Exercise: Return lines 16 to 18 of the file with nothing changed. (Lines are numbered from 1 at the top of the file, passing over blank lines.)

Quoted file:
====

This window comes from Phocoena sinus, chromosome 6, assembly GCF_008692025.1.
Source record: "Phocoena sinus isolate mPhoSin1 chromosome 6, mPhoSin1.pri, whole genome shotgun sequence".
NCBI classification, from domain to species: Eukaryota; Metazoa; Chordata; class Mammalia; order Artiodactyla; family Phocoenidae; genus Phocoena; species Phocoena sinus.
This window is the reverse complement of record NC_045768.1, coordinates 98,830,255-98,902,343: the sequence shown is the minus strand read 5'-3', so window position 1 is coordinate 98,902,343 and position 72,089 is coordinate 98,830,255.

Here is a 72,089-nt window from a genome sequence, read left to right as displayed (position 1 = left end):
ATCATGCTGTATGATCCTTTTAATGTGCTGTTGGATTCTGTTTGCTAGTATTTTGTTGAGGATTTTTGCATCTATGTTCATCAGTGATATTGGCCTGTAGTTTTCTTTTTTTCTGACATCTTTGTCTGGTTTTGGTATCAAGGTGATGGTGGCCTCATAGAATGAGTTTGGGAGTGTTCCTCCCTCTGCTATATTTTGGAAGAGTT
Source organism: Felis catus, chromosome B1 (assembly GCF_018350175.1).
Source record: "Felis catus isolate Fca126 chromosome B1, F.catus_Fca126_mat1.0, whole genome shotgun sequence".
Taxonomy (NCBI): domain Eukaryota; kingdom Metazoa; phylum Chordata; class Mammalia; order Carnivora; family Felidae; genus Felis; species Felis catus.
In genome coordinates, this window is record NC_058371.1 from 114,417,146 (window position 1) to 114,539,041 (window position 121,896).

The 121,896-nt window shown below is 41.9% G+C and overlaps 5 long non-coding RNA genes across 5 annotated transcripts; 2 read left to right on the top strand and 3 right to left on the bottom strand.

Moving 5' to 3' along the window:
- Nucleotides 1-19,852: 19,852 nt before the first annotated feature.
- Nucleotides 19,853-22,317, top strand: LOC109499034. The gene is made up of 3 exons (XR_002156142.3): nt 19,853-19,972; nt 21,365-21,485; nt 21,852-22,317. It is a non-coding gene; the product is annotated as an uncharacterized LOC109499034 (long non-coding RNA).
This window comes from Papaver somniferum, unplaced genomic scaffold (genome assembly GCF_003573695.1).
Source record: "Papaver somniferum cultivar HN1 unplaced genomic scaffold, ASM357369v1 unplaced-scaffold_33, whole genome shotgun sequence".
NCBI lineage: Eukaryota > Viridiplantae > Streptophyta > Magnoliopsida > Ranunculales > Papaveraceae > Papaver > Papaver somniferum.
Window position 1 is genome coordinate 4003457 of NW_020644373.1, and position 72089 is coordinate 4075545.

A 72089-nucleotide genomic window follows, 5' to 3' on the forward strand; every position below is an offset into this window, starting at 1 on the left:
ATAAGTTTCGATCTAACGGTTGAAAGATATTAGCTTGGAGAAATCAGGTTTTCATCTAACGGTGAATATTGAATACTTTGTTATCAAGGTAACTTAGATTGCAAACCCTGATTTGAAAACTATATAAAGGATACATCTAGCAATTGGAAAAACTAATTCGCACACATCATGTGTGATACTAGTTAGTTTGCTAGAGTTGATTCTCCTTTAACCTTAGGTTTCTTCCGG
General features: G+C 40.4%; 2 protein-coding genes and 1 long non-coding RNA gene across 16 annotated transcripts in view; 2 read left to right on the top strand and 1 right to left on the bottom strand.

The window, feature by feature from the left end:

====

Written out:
Source record: "Papaver somniferum cultivar HN1 unplaced genomic scaffold, ASM357369v1 unplaced-scaffold_33, whole genome shotgun sequence".
NCBI lineage: Eukaryota > Viridiplantae > Streptophyta > Magnoliopsida > Ranunculales > Papaveraceae > Papaver > Papaver somniferum.
Window position 1 is genome coordinate 4003457 of NW_020644373.1, and position 72089 is coordinate 4075545.